Governments all around the globe are using artificial intelligence (AI) to help fight against the ongoing COVID-19 pandemic. The technology is being used for various different things, including speeding up the development of testing kits and treatments, giving citizens access to real-time data, and tracking the spread of the virus.
Here are some of the different countries.
South Korea’s government, one that is being touted as an example for how to combat the virus, pushed their private sector to start developing testing kits right away, immediately after the reports began to arrive out of China.
One of those companies was Seoul-based molecular biotech company Seegene, which used AI to help quicken the process of developing testing kits. The company was able to submit its solution to the Korea Centers for Disease Control and Prevention (KCDC) just three weeks after the scientists began their work. According to Chun Jong-Yoon, founder and chief executive of the company, the process would have taken at least two to three months without the use of AI.
Since the testing kits are such a crucial part of getting the virus under control, this proves that AI technology can play a huge role in the fight.
Traditionally, the approval process for new medical equipment, including testing kits, takes around 18 months. The KCDC decided to move the process ahead and approved the tests in one week. The government’s own patient samples were able to be used for evaluation.
Telecoms firm KT has also partnered with South Korea government ministries in order to use AI-based healthcare services to track the spread of the virus.
The research project was led by the ICT Ministry and Ministry of Interior and Safety, along with universities and research institutes. KT will be responsible for providing mobile data, who can help create maps. These maps can then provide insight into how the populations are moving and the virus spreading.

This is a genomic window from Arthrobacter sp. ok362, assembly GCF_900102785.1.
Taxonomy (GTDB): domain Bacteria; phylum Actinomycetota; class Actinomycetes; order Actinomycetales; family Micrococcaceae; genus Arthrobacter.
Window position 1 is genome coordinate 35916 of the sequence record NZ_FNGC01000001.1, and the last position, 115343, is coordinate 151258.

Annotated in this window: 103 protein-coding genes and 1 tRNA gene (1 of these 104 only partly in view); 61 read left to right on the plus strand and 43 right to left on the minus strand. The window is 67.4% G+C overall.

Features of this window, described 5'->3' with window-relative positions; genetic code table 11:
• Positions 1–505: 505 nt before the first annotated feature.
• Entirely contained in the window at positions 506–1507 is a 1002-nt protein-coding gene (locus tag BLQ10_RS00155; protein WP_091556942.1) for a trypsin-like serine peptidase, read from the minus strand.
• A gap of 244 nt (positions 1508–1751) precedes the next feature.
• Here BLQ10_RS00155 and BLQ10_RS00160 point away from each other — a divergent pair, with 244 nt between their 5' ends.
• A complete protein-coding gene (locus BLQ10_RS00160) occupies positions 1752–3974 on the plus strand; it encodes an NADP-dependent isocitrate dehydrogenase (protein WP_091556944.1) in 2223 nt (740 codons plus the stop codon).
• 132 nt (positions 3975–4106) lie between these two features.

Scientists in China used AI in order to speed up scientific processes. Through the use of the technology, they were able to recreate the genome sequence of the virus in a month. Comparing that to the months it took scientists to create the sequence of the SARS virus in 2003, it is a big step up.
In Taiwan, the technology has been used as well. Audrey Tang, Taiwan’s digital minister, relied on AI to develop real-time digital updates. These updates could alert citizens of certain hazardous locations, where infections had been previously detected. They were also able to use it to create a live map of local face mask supplies.
In the United States, the White House Office of Science and Technology Policy called for the development of the COVID-19 Open Research Dataset (CORD-19). This dataset is a collection of thousands of different machine-readable COVID-19 literature. There are over 44,000 scholarly articles that can be used by the research community.
“It’s all-hands on deck as we face the COVID-19 pandemic,” Microsoft’s chief scientific officer, Dr. Eric Horvitz said. “We need to come together as companies, governments, and scientists and work to bring our best technologies to bear across biomedicine, epidemiology, AI, and other sciences. The COVID-19 literature resource and challenge will stimulate efforts that can accelerate the path to solutions on COVID-19.”
While there is still a lot more that can be accomplished with artificial intelligence (AI), these are some of the current examples from around the globe. If governments are convinced by the results, the use of AI during a pandemic could become one the first defense options in the future.